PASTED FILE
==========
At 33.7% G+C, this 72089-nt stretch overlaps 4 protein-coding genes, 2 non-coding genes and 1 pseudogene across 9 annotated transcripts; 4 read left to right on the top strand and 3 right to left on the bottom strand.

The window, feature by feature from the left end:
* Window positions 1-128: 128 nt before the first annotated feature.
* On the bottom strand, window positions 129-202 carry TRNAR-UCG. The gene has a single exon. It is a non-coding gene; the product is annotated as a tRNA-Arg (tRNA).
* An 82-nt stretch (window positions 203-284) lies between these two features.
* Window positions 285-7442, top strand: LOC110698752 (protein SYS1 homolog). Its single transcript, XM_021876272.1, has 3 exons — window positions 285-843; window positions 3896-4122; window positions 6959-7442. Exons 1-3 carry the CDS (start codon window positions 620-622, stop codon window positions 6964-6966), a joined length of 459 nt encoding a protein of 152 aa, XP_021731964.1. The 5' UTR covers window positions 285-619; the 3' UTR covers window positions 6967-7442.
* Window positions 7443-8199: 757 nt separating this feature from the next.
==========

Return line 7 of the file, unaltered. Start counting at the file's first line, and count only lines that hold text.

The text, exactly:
* Window positions 7443-8199: 757 nt separating this feature from the next.